Edward Schaw Protheroe, JP, DL, Surgeon Major, Army Medical Department. Edward was born at Hampton St Mary, Middlesex in 1822, the son of William Garrick Bridges Schaw Protheroe and Emma Hart Protheroe. He trained as a surgeon, and entered the Army Medical Department as Assistant Surgeon on 10 June 1845. Edward served with the Royal Artillery during the Crimean War from 30 October 1854, and was at the Battle of Inkerman and the siege and fall of Sebastopol. He was promoted to Surgeon on 16 March 1855, and married Ellen Augusta Cecilia Beynon on 2 July 1859. On 10 June 1865 he was promoted Surgeon Major, and retired on 19 October 1872, retaining the rank of Honorary Deputy Inspector General. He died at Dolwilym on 4 January 1907, aged 83, and was buried in Llanglydwen Churchyard.

Frederick Jones Schaw Protheroe, Commander, Royal Navy. Frederick was born at Amroth on 3 July 1827, the son of William Garrick Bridges Schaw Protheroe and Emma Hart Protheroe. In 1848 he passed his seamanship certificate, and on 12 June 1849 was gazetted as Lieutenant with the Royal Navy. He had served aboard the 14 gun sloop HMS Niger as a Lieutenant during the Crimean War. On 1 April 1870 he was placed on the retired list, assuming the rank of Commander. He died on 15 June 1874, aged 47 and is buried in Llanglydwen Churchyard.

Tenby, St. Mary's Church

 

The War of the Austrian Succession

The War of the Austrian Succession began during 1744, when the French began a series of offensives which lead to the capture of most of Flanders. The fortress towns of Menin, Ypres, and Knocke fell in June, while Furnes was taken in July. In an attempt to counter the French threat, major supply and ammunition depot magazines were set up for the British by General Ligonier at Ghent, Oudenarde and Tournai, while the Dutch General Vander-Duyn set up depots at Mons, Charleroi and Tournai.

 

The Battle of Fontenoy was fought around the village of that name on 11 May 1745, near the town of Tournai which the French aimed to capture. An Allied army under the command of the Duke of Cumberland, and consisting of mainly Dutch, British, and Hanoverian troops, took to the field against a French army commanded by Maurice de Saxe, commander of King Louis XV's forces in the Low Countries.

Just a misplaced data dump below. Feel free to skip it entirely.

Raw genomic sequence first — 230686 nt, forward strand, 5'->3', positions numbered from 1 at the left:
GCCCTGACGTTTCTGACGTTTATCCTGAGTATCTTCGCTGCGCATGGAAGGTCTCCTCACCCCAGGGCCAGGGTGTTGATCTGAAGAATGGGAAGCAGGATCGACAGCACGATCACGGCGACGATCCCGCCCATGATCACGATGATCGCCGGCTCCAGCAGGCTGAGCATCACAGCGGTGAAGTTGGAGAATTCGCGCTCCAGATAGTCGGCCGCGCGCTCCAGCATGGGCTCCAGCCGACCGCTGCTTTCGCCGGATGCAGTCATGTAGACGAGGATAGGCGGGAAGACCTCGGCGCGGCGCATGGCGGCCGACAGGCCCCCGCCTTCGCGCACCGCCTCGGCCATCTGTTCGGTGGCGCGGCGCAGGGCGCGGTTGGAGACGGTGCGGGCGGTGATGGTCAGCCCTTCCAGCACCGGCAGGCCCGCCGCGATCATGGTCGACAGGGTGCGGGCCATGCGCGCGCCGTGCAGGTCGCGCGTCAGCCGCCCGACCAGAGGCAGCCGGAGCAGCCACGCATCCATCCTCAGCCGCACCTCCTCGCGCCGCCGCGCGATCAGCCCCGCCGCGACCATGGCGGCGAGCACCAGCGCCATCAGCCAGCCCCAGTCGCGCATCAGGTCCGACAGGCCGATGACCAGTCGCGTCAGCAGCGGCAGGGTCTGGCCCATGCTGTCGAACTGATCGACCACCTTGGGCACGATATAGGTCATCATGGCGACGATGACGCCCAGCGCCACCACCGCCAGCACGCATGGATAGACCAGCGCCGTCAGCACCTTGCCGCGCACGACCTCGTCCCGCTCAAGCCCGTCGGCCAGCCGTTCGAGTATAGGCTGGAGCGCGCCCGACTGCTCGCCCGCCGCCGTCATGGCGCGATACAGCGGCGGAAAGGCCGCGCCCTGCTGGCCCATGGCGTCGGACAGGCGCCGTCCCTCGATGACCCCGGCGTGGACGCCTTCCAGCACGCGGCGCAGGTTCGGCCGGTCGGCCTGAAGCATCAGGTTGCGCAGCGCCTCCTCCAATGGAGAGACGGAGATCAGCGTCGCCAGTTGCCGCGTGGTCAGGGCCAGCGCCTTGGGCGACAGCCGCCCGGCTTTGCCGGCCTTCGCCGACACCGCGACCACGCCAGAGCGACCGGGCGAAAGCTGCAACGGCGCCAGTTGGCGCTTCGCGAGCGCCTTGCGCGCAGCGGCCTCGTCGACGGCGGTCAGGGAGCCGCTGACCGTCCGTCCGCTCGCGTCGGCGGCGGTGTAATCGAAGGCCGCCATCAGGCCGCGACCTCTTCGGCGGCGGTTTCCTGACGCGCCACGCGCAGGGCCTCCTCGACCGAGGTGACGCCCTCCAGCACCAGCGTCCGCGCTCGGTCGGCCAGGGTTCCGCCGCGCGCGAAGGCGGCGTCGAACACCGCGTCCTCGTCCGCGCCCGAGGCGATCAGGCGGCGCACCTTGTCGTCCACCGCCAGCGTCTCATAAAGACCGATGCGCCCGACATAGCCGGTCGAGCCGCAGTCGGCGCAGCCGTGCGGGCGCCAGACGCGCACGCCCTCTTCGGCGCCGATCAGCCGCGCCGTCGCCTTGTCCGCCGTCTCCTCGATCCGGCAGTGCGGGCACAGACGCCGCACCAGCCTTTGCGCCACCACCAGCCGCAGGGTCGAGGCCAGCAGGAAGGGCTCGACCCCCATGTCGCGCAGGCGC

The battle was one of the most important during the War, and resulted in a famous victory for the French, whose monarch, Louis XV was present on the field of battle, and heralded the beginning of a glorious phase in France’s military history.

 

Among the forces present for the British was the 23rd Regiment of Foot, later known as the Royal Welch Fusiliers. The second in command of the regiment during the battle was Major Roger Lort, of Prickeston, Tenby.

 

Lort was the son of George Lort, of Prickeston. He was commissioned lieutenant on 11 April 1708, joining the 23rd Regiment of Foot as captain on 16 July 1730 from the disbanded 35th Regiment of Foot. He had married Ann, only daughter of Reverend Edward Jenkins, vicar of Fareham, Hampshire and they had six children.

 

He was promoted major on 18 April 1743 and was fifty one years old when he was wounded and taken prisoner at Fontenoy on 11 May 1745. His son, himself an officer with the regiment, was captured with him and witnessed the French doctors cutting off his fathers’ injured leg. Major Lort died later that day. There is a fine marble war memorial dedicated to him and his family within St. Mary’s Church at Tenby.  The Lorts were the Lords of Stackpole, and had taken an active role in the English Civil War. Roger was actually listed at the time as being missing, and was later found to have been dead. On that one day, the 23rd lost 190 men dead, 87 wounded, and 47 missing. The white marble memorial has the following inscribed on it;

 

“To the Memory of Roger Lort Esq., youngest son of George Lort of Prickeston in this County, Esq., who, being Major of the regiment of Royal Welsh Fusiliers, was killed at the Battle of Fontenoy near Lisle A.D. 1745, aged 51 years.

 

“During a long residence in this Town, he discharged all the duties of a good Husband, Father, Master, Friend and Magistrate, and united in his character the various excellencies of the Soldier the Gentleman and the Christian.

 

“Also to the memory of Ann his Wife, only child of the Reverend Edward Jenkins, M.A.; Vicar of Fareham in Hants. A Pious, Prudent, Excellent Woman who died A.D. 1767, Aged 69. They had Six Children, Michael, Roger, Ann, George, Edward, John, of whom the only survivor in 1778, the Reverend Michael Lort B.D., Fellow of Trinity College in Cambridge erected this Monument.”

Print Print | Sitemap
Copyright © 2003-2016 West Wales War Memorial Project